market is confused on Tesla right now, so its share price looks like a literal rollercoaster.
Here's my honest advice. If rollercoasters aren't for you, don't get on the ride. There's
no shame in staying on the sidelines until YOU are ready. You also don't have to put ALL of
your money into these very volatile stocks if that's not for you. And if it IS for you,
you can still choose to average that money in over time instead of getting on the ride
all at once. Even though it's not always easy, averaging in is actually the simplest form of good
risk management. Diversifying your holdings is another form of good risk management.
Here's an example of a great little micro-portfolio of just four holdings:
Tesla, Palantir, the Grayscale Bitcoin Trust, and SPY, which tracks the S&P 500.
In just 3 positions, you've got exposure to the bleeding edge of artificial intelligence,
energy storage, robotics, enterprise software in a wide variety of markets, and a cryptocurrency
that more and more institutions are starting to put on their balance sheet. Then, you can use
the S&P500 as a hedge and lower the volatility of this little portfolio, all while still getting
some very reasonable returns. If you're keeping up with my portfolio project,
you're seeing me do this exact same thing, except I'm holding Ethereum and Bitcoin instead of GBTC
and I'm holding Google and Facebook instead of the entire S&P500. The less confident you are
in picking individual stocks like Tesla and Palantir, the more you can consider putting
into SPY until you clarify your position on your individual companies. It's not all-or-nothing.
What's that? You have a life with more important things to do than reading investor presentations
all day? Heh. Yeah. Me too. [shifty eyes]. That's where fund managers like Cathie Wood
and Matthew Ball come in. I'm not a financial advisor or professional money manager,
but they are. So I could take something like 5 or 10% of my money and put it in ARKK, which is
Cathie Wood's flagship innovation fund, or META, which tracks Matthew Ball's Metaverse Index.
By doing that, I've actually diversified the investing behavior that influences my returns
altogether, since a separate person would be managing some of my money. I would also gain
exposure to some new areas of technology, like genomics in ARKK and semiconductors in META, all
without compromising on my personal investment philosophy. I know what I hold and if I don't,
I at least understand why these fund managers hold things at a high level. Why is that important?
Because that's exactly how you get the conviction to hold these things as they drop 10, 20,
30%, or more in the first place, let alone buy more as they crash.
Here's the thing. When the Fed raises interest rates, all growth stocks are affected,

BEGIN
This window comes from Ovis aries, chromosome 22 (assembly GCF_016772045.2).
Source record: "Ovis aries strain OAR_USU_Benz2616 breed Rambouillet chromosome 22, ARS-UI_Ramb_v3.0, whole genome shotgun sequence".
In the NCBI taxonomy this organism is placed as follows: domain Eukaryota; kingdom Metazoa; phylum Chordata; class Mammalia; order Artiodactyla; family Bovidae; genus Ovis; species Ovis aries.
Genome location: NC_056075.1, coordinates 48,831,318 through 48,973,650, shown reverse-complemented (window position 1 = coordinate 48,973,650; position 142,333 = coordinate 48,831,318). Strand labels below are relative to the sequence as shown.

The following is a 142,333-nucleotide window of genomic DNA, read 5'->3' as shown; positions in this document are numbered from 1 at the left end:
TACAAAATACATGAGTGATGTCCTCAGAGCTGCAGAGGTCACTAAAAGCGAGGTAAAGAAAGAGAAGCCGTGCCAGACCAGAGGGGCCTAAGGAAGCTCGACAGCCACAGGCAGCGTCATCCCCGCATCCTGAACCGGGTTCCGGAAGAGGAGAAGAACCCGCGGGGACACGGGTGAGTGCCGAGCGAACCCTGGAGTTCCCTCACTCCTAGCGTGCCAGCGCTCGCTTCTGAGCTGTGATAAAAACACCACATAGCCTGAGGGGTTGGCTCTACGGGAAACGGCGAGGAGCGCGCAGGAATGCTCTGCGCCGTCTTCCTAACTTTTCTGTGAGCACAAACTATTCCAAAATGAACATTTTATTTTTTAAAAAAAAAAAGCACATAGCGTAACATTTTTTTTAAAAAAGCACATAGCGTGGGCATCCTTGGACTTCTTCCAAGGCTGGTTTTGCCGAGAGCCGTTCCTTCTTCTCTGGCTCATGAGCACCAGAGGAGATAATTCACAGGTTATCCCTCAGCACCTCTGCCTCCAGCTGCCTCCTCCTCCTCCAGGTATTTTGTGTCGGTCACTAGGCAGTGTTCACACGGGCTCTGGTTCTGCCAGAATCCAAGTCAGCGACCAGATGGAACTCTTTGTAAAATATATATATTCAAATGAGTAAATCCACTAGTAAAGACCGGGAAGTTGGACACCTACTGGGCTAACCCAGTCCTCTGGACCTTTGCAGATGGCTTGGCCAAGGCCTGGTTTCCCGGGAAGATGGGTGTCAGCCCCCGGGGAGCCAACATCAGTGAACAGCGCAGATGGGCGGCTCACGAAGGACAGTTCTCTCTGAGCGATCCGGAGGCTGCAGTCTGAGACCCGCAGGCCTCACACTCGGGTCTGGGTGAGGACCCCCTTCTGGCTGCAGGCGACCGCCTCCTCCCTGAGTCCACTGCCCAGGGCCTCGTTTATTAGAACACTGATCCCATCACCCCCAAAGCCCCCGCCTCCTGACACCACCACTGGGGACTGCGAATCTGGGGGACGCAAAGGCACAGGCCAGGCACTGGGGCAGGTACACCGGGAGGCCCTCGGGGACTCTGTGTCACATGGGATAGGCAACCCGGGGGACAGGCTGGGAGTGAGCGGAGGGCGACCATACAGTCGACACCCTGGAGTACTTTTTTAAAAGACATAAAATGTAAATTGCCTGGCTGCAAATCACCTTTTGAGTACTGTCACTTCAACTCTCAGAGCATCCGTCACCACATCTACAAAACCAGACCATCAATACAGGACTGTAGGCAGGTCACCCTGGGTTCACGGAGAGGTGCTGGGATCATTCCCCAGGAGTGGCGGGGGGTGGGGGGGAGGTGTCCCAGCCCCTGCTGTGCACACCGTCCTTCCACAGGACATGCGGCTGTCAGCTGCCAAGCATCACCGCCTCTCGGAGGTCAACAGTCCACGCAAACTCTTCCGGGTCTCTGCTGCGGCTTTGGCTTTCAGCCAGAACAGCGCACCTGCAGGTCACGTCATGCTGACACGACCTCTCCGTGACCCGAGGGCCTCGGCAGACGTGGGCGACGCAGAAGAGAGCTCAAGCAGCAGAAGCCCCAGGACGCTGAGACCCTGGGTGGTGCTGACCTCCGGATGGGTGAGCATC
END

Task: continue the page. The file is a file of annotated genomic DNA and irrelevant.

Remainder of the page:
regardless of who is managing them. So, another way to protect yourself from volatility is to
invest in assets that aren't correlated to the stock market. I already mentioned one example,
which is cryptocurrencies like Ethereum and Bitcoin, or even the Grayscale Bitcoin Trust
which trades like a stock but tracks the price of Bitcoin. Another example would be real estate,
which is how YouTubers like Graham Stephan, Meet Kevin, and even Steven Mark Ryan got their
start. They can go for the more volatile kinds of growth stocks because they've spread their overall
financial risk across different asset classes like real estate and crypto. If I'm right
about growth stocks getting more volatile in the near future, I think assets that don't move the
same way as them should become more attractive as investments. Well, not everyone can afford
a mortgage and not everyone is comfortable with crypto or interested in pokemon cards,
so how can we invest in assets that aren't correlated to the stock market?
I actually spent a lot of time digging into this and the partner for today's video is a
great way to do just that. Masterworks dot IO is the only platform that lets you invest
in physical multi-million dollar paintings without breaking the bank.
Before I learned about Masterworks dot IO, I thought investing in art was only for the
super-wealthy, but I was wrong. I like Masterworks because, according to a recent report by Citibank,
fine art had the lowest correlation to the stock market of any major asset class, and
that's exactly what we're looking for as interest rates rise and growth stocks continue to fall.
Also according to Citi, contemporary art pieces have almost tripled the S&P500's total return
from 1995 to 2020. That's why billionaire art collectors allocate between 10 and
30% of their overall portfolios to art. That's way more than you thought, right?
The other thing I really like about Masterworks is that they're really focused on the investment,
not just the art. Their team of analysts use proprietary data to identify artists whose work
would produce the best risk-adjusted returns. Then, they acquire paintings by these artists,
file the artwork with the SEC, and then securitize it, meaning regular people like us
can buy shares of the artwork as if it were a stock. These aren't no-name artists drawing
animals on digital coins. In 2020, investors saw a 32% net return on their sale of Banksy’s
Mona Lisa. That’s two times better than the S & P 500. They also just got a brand new painting
by Pablo Picasso. Masterworks dot IO is disrupting one of the most exclusive asset classes in history